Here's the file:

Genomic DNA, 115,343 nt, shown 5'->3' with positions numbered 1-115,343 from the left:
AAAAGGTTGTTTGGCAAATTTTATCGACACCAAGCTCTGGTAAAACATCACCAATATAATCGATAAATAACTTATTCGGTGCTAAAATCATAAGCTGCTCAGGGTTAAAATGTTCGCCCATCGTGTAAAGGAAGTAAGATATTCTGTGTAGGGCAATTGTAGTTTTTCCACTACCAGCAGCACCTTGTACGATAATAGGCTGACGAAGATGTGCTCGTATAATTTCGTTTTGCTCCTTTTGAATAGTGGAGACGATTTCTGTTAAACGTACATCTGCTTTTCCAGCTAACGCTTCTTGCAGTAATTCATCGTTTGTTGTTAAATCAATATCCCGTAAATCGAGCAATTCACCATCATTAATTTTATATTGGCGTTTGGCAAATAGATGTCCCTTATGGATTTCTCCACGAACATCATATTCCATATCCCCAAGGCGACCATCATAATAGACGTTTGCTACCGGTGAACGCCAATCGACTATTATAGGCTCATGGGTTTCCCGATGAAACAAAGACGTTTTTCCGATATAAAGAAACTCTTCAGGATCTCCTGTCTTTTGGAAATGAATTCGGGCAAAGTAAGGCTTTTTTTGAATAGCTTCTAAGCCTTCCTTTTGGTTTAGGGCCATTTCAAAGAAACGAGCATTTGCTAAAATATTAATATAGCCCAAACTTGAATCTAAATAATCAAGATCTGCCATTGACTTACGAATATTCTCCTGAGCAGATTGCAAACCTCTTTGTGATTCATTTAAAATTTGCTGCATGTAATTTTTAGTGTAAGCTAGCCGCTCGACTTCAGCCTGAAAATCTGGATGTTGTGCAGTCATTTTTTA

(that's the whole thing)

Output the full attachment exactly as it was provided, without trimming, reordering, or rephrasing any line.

Genomic DNA, 115,343 nt, shown 5'->3' with positions numbered 1-115,343 from the left:
AAAAGGTTGTTTGGCAAATTTTATCGACACCAAGCTCTGGTAAAACATCACCAATATAATCGATAAATAACTTATTCGGTGCTAAAATCATAAGCTGCTCAGGGTTAAAATGTTCGCCCATCGTGTAAAGGAAGTAAGATATTCTGTGTAGGGCAATTGTAGTTTTTCCACTACCAGCAGCACCTTGTACGATAATAGGCTGACGAAGATGTGCTCGTATAATTTCGTTTTGCTCCTTTTGAATAGTGGAGACGATTTCTGTTAAACGTACATCTGCTTTTCCAGCTAACGCTTCTTGCAGTAATTCATCGTTTGTTGTTAAATCAATATCCCGTAAATCGAGCAATTCACCATCATTAATTTTATATTGGCGTTTGGCAAATAGATGTCCCTTATGGATTTCTCCACGAACATCATATTCCATATCCCCAAGGCGACCATCATAATAGACGTTTGCTACCGGTGAACGCCAATCGACTATTATAGGCTCATGGGTTTCCCGATGAAACAAAGACGTTTTTCCGATATAAAGAAACTCTTCAGGATCTCCTGTCTTTTGGAAATGAATTCGGGCAAAGTAAGGCTTTTTTTGAATAGCTTCTAAGCCTTCCTTTTGGTTTAGGGCCATTTCAAAGAAACGAGCATTTGCTAAAATATTAATATAGCCCAAACTTGAATCTAAATAATCAAGATCTGCCATTGACTTACGAATATTCTCCTGAGCAGATTGCAAACCTCTTTGTGATTCATTTAAAATTTGCTGCATGTAATTTTTAGTGTAAGCTAGCCGCTCGACTTCAGCCTGAAAATCTGGATGTTGTGCAGTCATTTTTTA